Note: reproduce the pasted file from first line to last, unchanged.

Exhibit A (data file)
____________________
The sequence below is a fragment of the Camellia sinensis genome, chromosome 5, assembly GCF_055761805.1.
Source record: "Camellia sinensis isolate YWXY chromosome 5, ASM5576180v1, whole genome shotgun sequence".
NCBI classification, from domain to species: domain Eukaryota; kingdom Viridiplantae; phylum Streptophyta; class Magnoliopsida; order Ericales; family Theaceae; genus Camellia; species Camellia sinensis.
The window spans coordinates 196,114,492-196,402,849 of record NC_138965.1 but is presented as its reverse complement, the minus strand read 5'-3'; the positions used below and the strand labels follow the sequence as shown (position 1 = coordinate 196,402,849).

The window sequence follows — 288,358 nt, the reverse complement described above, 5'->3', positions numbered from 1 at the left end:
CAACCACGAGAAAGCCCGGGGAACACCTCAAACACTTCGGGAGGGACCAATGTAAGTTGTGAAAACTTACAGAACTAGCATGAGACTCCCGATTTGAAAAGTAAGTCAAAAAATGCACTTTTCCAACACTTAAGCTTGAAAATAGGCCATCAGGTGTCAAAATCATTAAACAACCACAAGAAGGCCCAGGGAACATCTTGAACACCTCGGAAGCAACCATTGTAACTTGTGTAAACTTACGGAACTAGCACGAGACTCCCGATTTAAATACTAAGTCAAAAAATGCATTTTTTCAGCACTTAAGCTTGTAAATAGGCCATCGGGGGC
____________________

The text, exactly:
The sequence below is a fragment of the Camellia sinensis genome, chromosome 5, assembly GCF_055761805.1.
Source record: "Camellia sinensis isolate YWXY chromosome 5, ASM5576180v1, whole genome shotgun sequence".
NCBI classification, from domain to species: domain Eukaryota; kingdom Viridiplantae; phylum Streptophyta; class Magnoliopsida; order Ericales; family Theaceae; genus Camellia; species Camellia sinensis.
The window spans coordinates 196,114,492-196,402,849 of record NC_138965.1 but is presented as its reverse complement, the minus strand read 5'-3'; the positions used below and the strand labels follow the sequence as shown (position 1 = coordinate 196,402,849).

The window sequence follows — 288,358 nt, the reverse complement described above, 5'->3', positions numbered from 1 at the left end:
CAACCACGAGAAAGCCCGGGGAACACCTCAAACACTTCGGGAGGGACCAATGTAAGTTGTGAAAACTTACAGAACTAGCATGAGACTCCCGATTTGAAAAGTAAGTCAAAAAATGCACTTTTCCAACACTTAAGCTTGAAAATAGGCCATCAGGTGTCAAAATCATTAAACAACCACAAGAAGGCCCAGGGAACATCTTGAACACCTCGGAAGCAACCATTGTAACTTGTGTAAACTTACGGAACTAGCACGAGACTCCCGATTTAAATACTAAGTCAAAAAATGCATTTTTTCAGCACTTAAGCTTGTAAATAGGCCATCGGGGGC